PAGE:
Due to rising construction costs and lower-than-expected tax revenue, there was less money for Renew Atlanta Bond/ TSPLOST roadway improvements than projected. To reevaluate the project list, the City of Atlanta recently lead an open discussion about the future of the program.
Several well-informed groups, including Atlanta Bicycle Coalition, Councilmember Howard Shook and the Buckhead Community, West End Newsletter, lobbied for their preferred projects. Meanwhile, I find myself wanting to fight for something that’s been entirely lost in the restructuring: the forgotten and largely-unknown Neighborhood Greenways.
The Neighborhood Greenways proposed in the original TSPLOST list were spread all across Atlanta: 8th Street/Peachtree Place, Myrtle Street, J.P. Brawley Drive, State Street, AUC Greenway, Oglethorpe Avenue, Oakview Road, Reynoldstown Greenway, Rocky Ford Road, Piedmont Heights/Sherwood Forest Greenway, Larchwood Street/Willis Mill Road, Oakdale Road/Whitefoord Avenue, Hunter Hills Greenway, Baker Road/North Avenue,and McDaniel Street.
What would greenways have meant for those streets?
Neighborhood Greenways (NGs) are powerful, but also simple and inexpensive. They’re a type of infrastructure that slows down vehicle speeds, making it easier to bike and walk on neighborhood streets. Those included in the original list would have turned many community streets into safer, slower, greener public spaces.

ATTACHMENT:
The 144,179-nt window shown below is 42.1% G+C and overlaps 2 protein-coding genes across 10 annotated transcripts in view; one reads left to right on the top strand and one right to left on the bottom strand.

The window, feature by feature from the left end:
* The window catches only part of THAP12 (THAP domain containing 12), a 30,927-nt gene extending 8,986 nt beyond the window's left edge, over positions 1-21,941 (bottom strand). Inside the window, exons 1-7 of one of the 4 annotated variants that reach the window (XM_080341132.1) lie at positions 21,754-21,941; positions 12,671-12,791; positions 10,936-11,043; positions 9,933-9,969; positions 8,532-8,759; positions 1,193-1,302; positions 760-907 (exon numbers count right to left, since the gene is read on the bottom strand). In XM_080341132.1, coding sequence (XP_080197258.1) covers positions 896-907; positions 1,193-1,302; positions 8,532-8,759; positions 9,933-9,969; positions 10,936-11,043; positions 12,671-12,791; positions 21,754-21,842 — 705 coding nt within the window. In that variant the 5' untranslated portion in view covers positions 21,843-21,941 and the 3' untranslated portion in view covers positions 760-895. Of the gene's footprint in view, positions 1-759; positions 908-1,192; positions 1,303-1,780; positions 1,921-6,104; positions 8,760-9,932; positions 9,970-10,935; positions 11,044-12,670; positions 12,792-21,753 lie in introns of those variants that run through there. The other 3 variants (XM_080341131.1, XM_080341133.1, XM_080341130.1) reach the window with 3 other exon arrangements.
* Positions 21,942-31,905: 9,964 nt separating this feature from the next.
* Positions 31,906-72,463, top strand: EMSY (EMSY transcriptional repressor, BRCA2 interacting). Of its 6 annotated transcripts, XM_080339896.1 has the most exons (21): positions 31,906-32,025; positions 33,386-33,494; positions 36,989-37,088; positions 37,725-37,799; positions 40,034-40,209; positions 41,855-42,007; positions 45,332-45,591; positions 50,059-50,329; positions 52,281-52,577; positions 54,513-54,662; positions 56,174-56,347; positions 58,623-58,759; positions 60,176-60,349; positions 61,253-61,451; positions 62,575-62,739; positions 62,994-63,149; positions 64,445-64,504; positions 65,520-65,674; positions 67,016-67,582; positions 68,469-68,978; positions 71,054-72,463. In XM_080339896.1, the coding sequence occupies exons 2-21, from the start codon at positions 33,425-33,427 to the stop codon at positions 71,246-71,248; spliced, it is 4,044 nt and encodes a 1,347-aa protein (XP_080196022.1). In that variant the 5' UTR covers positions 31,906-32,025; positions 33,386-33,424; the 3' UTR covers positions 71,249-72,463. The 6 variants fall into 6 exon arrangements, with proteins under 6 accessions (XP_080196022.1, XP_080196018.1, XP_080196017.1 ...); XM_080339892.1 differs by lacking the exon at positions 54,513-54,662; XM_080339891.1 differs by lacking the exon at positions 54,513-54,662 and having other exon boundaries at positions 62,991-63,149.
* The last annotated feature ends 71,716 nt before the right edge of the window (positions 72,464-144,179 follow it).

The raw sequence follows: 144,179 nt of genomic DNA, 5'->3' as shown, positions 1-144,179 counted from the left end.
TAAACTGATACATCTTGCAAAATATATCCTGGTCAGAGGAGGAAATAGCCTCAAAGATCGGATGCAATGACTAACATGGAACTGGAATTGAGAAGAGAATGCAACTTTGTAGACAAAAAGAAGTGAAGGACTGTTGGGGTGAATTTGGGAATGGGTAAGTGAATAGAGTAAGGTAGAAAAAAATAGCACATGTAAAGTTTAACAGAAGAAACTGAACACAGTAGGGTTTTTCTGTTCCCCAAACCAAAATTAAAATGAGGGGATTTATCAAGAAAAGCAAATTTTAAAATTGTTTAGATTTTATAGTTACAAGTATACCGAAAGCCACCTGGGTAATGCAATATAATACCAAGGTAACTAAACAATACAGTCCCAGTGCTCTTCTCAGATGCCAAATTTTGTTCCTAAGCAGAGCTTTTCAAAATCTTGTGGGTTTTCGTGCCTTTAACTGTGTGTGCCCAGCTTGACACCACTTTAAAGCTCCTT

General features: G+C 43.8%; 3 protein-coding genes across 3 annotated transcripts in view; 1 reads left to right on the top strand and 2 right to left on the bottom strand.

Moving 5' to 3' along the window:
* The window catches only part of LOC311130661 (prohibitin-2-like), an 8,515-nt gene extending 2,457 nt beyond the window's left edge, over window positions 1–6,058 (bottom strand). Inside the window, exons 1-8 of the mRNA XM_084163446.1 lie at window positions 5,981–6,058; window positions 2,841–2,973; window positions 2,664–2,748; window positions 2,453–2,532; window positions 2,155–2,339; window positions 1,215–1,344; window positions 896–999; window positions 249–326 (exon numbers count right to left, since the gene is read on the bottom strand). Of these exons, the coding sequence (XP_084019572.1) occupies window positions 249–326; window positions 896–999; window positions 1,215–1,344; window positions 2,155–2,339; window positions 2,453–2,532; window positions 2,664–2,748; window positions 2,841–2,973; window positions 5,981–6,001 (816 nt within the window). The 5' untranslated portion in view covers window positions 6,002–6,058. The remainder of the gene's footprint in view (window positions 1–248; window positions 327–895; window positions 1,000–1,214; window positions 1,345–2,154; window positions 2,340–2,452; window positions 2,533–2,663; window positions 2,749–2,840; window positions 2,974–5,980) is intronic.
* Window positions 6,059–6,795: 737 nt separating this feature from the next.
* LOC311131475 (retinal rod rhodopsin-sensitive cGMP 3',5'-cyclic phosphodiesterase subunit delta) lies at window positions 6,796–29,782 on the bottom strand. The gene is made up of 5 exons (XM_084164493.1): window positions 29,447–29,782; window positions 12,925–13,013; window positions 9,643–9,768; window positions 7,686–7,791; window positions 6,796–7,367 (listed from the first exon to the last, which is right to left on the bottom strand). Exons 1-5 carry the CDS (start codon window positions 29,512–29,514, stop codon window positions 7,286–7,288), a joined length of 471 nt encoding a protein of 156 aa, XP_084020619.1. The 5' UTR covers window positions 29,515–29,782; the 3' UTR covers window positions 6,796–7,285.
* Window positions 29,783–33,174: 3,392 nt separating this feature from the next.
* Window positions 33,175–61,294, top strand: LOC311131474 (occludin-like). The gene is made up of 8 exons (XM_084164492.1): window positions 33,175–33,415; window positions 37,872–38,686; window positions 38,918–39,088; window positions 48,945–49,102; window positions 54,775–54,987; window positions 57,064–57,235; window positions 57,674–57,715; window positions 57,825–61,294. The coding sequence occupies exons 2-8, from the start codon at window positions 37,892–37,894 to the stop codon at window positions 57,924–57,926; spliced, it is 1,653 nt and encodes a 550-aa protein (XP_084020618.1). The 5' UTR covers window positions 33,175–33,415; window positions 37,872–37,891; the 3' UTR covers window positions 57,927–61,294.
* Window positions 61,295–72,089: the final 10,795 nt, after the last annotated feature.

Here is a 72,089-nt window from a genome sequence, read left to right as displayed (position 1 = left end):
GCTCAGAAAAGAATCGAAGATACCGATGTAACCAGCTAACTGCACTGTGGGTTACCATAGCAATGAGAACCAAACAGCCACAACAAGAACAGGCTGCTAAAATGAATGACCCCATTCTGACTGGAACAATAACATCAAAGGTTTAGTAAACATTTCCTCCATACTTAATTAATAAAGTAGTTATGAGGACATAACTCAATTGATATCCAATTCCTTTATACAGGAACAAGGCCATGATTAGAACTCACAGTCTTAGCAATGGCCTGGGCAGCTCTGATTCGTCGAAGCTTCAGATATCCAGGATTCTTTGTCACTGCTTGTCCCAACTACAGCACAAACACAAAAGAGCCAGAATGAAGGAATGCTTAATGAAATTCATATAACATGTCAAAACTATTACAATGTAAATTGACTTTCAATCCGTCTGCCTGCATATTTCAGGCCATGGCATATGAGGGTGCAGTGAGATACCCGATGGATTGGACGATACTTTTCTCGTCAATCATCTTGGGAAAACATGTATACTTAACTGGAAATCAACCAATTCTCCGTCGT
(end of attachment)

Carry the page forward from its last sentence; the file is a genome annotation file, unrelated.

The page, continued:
Let’s break down the elements of NGs so that we understand what we’re missing out on.
Basics of Neighborhood Greenways
NGs are connected, slow, safe neighborhood streets. A network of them allows people to avoid busier roads and ensures that they’ll get where they’re going safely and comfortably.
Across the country they’ve been labeled with names like Bicycle Boulevards, and Low Stress Streets. Due to the limited number of them in the U.S., there is no universal name. The TSPLOST list adopted “Neighborhood Greenways,” so we’ll stick with that.
Getting the following main elements right is the key to creating great NGs: roadway and route conditions, signage, safe crossings, and traffic calming.
Roadway and Route Conditions
At the core of a good NG network, there must be less than 2,000 cars/day and speeds under 20 mph (for reference stake, you can check approximate car counts on select Atlanta streets here: http://geocounts.com/gdot/). Also, the network can’t be too circuitous or out-of-the-way.
Below you can see two routes I can bike to my German language school from my Berlin apartment. The blue route is made up of large main streets in the Mitte district of Berlin — they have high traffic and streetcar tracks, and they can be quite intimidating to bike. The green route represents the designated Fahrradstraßen (Bike Streets) or Neighborhood Greenways.
The two routes are nearly parallel, ensuring that people biking or walking do not need to go out of their way to be able to travel on calm and quieter streets.
Signage and Pavement Markings
Great NGs must have clear and effective signage and pavement markings with a focus on wayfinding. The signage should include route identification, warnings to drivers, speed limits, and orientation signage.
The creation of the wayfinding signage is a great opportunity to engage neighbors and local businesses in identifying key destinations in the community. The City of Atlanta right now has very little destination signage, so NGs could provide an opportunity to install wayfinding. But the design should not include too many signs, which can detract from the beauty of the streets.